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North Korea says missiles were drill for strike on US bases
[SEOUL] Nuclear-armed North Korea said Tuesday its missile launches were training for a strike on US bases in Japan, as global condemnation of the regime swelled.
Three of the four missiles fired Monday came down provocatively close to US ally Japan, in waters that are part of its exclusive economic zone, representing a challenge to US President Donald Trump.
In separate phone calls, Mr Trump - whose rhetoric on the campaign trail had raised doubts about the issue - reaffirmed Washington's "ironclad commitment" to Japan and South Korea.
The US will demonstrate to Pyongyang that there were "very dire consequences" for its actions, the White House said in a statement.
The United Nations Security Council scheduled an emergency meeting for Wednesday after a request by Washington and Tokyo to discuss additional measures following the launch.
Under UN resolutions, Pyongyang is barred from any use of ballistic missile technology, and the US ambassador to the UN, Nikki Haley, said on Twitter that the world "won't allow" North Korea to continue on its "destructive path".
But six sets of UN sanctions since its first nuclear test in 2006 have failed to halt its drive for what it insists are defensive weapons.
Kim Jong Un gave the order for the drill to start, the North's official Korea Central News Agency (KCNA) reported.
"Feasting his eyes on the trails of ballistic rockets", he praised the Hwasong artillery unit that carried it out, it said.
"The four ballistic rockets launched simultaneously are so accurate that they look like acrobatic flying corps in formation, he said," the agency added, referring to Mr Kim.
The military units involved are "tasked to strike the bases of the US imperialist aggressor forces in Japan in contingency", KCNA said.
The Korean version of the KCNA report said the North's missile launch demonstrated its readiness to "wipe out" enemy forces with a "merciless nuclear strike".
A series of photographs published by the North's Rodong Sinmun newspaper showed Mr Kim watching the missiles rise into the air and another of him smiling gleefully, clapping with other officials.
Seoul and Washington last week began annual joint military exercises that always infuriate Pyongyang.
It regularly issues threats against its enemies, and carried out two atomic tests and a series of missile launches last year, but Monday was only the second time its devices have come down in Japan's EEZ.
The launches came ahead of a trip by new US Secretary of State Rex Tillerson to the region.
Choi Kang, an analyst at the Seoul-based Asan Institute for Policy Studies, said the launch was a warning to Tokyo.
"North Korea is demonstrating that its target is not just limited to the Korean peninsula anymore but can extend to Japan at anytime and even the US," he said.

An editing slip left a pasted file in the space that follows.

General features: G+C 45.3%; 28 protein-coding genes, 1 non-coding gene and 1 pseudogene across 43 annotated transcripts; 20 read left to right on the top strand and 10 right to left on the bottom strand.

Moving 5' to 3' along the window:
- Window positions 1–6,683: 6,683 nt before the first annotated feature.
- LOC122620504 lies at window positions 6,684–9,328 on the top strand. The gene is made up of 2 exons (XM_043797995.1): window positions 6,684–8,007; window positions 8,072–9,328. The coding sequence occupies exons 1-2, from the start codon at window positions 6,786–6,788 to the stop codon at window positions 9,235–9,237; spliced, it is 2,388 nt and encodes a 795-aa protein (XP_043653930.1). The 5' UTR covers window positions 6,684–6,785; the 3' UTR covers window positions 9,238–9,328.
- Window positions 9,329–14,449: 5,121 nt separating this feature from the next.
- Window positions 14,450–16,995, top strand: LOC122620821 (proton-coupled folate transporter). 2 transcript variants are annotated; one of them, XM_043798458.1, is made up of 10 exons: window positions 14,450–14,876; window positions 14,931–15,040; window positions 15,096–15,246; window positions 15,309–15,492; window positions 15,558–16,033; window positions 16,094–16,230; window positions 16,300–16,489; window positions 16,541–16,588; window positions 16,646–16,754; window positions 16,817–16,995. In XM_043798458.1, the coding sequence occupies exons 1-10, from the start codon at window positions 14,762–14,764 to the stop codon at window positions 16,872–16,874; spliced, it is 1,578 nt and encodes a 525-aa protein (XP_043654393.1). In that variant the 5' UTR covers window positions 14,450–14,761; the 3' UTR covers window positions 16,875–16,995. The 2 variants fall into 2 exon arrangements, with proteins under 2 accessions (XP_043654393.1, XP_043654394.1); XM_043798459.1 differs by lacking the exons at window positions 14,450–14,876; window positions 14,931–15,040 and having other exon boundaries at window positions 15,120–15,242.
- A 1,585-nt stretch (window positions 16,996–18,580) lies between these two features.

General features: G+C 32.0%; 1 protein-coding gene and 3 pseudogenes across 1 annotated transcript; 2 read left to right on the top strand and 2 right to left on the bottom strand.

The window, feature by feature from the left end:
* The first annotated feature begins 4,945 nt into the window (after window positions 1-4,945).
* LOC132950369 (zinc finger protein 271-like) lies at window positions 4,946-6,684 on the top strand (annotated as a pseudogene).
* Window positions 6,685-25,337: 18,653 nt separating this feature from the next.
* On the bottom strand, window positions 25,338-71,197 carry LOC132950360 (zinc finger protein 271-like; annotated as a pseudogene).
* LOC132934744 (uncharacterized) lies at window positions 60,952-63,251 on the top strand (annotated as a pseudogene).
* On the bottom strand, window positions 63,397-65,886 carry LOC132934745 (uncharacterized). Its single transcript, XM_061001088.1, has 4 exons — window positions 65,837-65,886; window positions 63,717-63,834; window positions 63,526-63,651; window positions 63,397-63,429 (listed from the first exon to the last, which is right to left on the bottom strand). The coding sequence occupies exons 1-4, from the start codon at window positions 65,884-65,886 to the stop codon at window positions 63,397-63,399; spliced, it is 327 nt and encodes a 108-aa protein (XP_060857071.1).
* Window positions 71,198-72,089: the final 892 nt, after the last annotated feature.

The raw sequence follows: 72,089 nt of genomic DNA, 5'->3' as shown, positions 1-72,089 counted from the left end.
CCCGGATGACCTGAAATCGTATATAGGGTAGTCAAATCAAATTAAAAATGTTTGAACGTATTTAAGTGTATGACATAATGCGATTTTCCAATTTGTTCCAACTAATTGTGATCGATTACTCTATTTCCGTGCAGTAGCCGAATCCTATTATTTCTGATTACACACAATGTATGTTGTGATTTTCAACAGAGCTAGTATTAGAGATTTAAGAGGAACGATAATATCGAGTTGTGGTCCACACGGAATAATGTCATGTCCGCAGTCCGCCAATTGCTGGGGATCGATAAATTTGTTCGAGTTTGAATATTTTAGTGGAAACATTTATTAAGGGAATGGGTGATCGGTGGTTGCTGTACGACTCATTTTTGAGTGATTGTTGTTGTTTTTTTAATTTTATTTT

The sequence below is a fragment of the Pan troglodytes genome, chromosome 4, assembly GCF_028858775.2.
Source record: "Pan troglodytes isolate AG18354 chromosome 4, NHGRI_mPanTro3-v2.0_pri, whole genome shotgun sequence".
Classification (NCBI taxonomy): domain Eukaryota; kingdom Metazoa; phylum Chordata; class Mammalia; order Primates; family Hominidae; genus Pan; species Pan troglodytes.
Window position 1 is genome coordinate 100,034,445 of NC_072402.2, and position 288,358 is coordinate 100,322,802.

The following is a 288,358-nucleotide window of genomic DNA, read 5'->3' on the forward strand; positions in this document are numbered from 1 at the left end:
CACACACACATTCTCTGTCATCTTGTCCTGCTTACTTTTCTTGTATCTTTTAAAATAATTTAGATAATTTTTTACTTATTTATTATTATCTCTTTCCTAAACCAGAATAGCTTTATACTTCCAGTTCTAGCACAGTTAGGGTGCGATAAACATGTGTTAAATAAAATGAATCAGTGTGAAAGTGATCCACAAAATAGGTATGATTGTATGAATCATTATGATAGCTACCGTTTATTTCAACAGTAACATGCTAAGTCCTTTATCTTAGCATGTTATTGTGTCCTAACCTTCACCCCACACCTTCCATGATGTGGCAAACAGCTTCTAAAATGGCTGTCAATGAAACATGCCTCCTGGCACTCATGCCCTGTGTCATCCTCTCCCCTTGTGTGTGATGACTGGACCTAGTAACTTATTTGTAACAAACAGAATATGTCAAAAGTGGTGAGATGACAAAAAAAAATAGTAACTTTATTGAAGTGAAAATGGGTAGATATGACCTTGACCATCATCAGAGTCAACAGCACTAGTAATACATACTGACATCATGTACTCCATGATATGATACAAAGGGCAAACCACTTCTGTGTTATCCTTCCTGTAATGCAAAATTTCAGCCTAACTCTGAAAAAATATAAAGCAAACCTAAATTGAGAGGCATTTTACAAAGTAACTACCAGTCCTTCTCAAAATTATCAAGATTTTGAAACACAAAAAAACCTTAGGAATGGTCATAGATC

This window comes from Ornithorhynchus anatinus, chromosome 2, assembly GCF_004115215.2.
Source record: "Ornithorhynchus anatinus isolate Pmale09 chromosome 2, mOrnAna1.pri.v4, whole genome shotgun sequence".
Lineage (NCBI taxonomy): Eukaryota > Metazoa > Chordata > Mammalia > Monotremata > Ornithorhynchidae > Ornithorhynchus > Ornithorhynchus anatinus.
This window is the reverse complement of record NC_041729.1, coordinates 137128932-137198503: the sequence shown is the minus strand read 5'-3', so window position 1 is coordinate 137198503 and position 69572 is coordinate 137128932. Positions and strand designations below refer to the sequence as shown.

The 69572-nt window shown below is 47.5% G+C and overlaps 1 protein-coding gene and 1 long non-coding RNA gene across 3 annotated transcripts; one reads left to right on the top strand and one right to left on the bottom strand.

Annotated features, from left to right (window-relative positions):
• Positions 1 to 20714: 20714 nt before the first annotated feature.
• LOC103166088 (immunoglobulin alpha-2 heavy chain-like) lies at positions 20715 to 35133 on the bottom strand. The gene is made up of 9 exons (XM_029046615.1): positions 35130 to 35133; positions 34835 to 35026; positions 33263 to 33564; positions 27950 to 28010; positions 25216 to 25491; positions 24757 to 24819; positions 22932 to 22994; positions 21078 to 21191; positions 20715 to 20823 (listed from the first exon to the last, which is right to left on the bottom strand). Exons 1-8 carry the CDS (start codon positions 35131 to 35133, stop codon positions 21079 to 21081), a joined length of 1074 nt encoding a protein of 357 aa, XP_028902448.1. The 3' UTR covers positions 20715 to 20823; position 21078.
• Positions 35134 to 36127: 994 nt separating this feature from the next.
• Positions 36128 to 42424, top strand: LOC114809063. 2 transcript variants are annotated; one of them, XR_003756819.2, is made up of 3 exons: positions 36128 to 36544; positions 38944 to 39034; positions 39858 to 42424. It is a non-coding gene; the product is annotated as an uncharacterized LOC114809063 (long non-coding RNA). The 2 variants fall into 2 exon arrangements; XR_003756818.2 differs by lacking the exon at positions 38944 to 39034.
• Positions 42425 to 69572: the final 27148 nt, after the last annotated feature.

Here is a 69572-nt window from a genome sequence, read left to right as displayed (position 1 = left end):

Mr Trump has described North Korea as a "big, big problem" and vowed to deal with the issue "very strongly".
White House spokesman Sean Spicer said Monday the administration was taking steps to "enhance our ability to defend against North Korea's ballistic missiles".
The New York Times reported at the weekend that under former president Barack Obama the US stepped up cyber attacks against North Korea to try to sabotage its missiles before launch or just as they lift off.
The US military has begun deploying the Thaad anti-ballistic missile defence system to South Korea to protect against threats from the North, US Pacific Command said, with its first elements arriving on Monday.
Pyongyang wants to develop an intercontinental ballistic missile (ICBM) capable of reaching the US mainland - something Mr Trump has vowed would not happen.
It has undoubtedly made progress in its efforts in recent years, although questions remain over its ability to master re-entry technology and miniaturise a nuclear weapon sufficiently to fit it onto a missile warhead.
The Thaad deployment has infuriated China, the North's key diplomatic ally and crucial to efforts to persuade it to change its ways, and it has imposed several steps seen as economic retaliation against South Korea.
Foreign ministry spokesman Geng Shuang said Tuesday that Beijing remained "firmly opposed" to Thaad and will "resolutely take necessary measures to defend our own security interests".
Beijing has become increasingly frustrated with Pyongyang's nuclear and missile activities, and last month announced a suspension of all coal imports from the North until the end of the year - a crucial source of foreign currency.
The North's missile launch could have been an attempt to distract attention from the murder of Kim Jong Nam at Kuala Lumpur International Airport last month, South Korea's acting president Hwang Kyo Ahn said Tuesday.
Seoul has blamed Pyongyang for the killing of the half-brother of the North's leader by two women using VX nerve agent.
With diplomatic tensions soaring, Pyongyang announced Tuesday it was banning Malaysians in North Korea from leaving the country, prompting a similar response from Kuala Lumpur. Both had already expelled the other's ambassador.